Start off by watching this video designed to explain why Common Core math problems look so weird.
The video does a good job at what it does but it is incomplete. The video gives attention to the fact there are a lot of ways and not just one right way to work a problem. It does acknowledge that students still need to learn the standard algorithms. The video does not provide additional information that would complete the story. Here are two pieces of information that aren’t considered.
One. The Common Core has a two year delay for the teaching of the standard algorithm for each operation. This means students are being taught and practicing other methods for two years before being taught the standard algorithm. It is not easy to get students to make the shift from an inefficient method they have used for two years to using the standard algorithm for that operation. The two year delay and other issues with the Common Core are addressed in a a document called Common Does Not Equal Excellent.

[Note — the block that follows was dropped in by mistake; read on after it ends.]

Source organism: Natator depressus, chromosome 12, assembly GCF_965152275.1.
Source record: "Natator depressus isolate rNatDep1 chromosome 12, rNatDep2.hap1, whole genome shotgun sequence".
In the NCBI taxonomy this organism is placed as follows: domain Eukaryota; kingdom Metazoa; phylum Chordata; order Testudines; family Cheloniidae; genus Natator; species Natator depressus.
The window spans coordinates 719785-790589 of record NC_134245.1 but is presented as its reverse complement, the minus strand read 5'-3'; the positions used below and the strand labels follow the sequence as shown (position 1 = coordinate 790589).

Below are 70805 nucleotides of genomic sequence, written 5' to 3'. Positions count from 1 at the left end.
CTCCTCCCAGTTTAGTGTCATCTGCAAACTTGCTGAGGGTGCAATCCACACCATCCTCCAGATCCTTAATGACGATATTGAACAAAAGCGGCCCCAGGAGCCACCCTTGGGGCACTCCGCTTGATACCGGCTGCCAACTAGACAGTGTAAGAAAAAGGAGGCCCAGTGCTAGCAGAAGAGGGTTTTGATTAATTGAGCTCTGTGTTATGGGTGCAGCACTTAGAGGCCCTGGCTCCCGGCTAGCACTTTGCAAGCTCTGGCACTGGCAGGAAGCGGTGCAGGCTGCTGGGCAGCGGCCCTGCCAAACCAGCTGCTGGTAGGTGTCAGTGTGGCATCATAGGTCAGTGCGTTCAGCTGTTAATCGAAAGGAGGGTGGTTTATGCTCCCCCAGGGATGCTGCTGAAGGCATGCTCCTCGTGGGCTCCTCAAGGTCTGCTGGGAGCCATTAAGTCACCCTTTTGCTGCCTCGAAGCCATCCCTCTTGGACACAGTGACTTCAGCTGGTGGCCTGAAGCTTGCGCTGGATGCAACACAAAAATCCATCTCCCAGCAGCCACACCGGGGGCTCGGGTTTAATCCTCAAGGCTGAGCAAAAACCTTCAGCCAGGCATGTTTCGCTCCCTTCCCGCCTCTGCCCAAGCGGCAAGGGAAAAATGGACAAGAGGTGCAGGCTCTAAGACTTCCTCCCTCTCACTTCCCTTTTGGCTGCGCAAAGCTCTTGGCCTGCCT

Two. The strategies promoted by the Common Core are not new. They have been taught to students for years as way to help them understand how things work. In the past, students were shown these methods and were moved on to using the standard algorithm rather than using and practicing inefficient strategies. A look at math text books from the 1950s and 1960s indicates that teaching for understanding was important and included. Barry Garelick often addresses this in his articles like The Myth About Traditional Math Education. In addition to having numerous articles and a couple of fun to read books, Barry blogs at Traditional Math.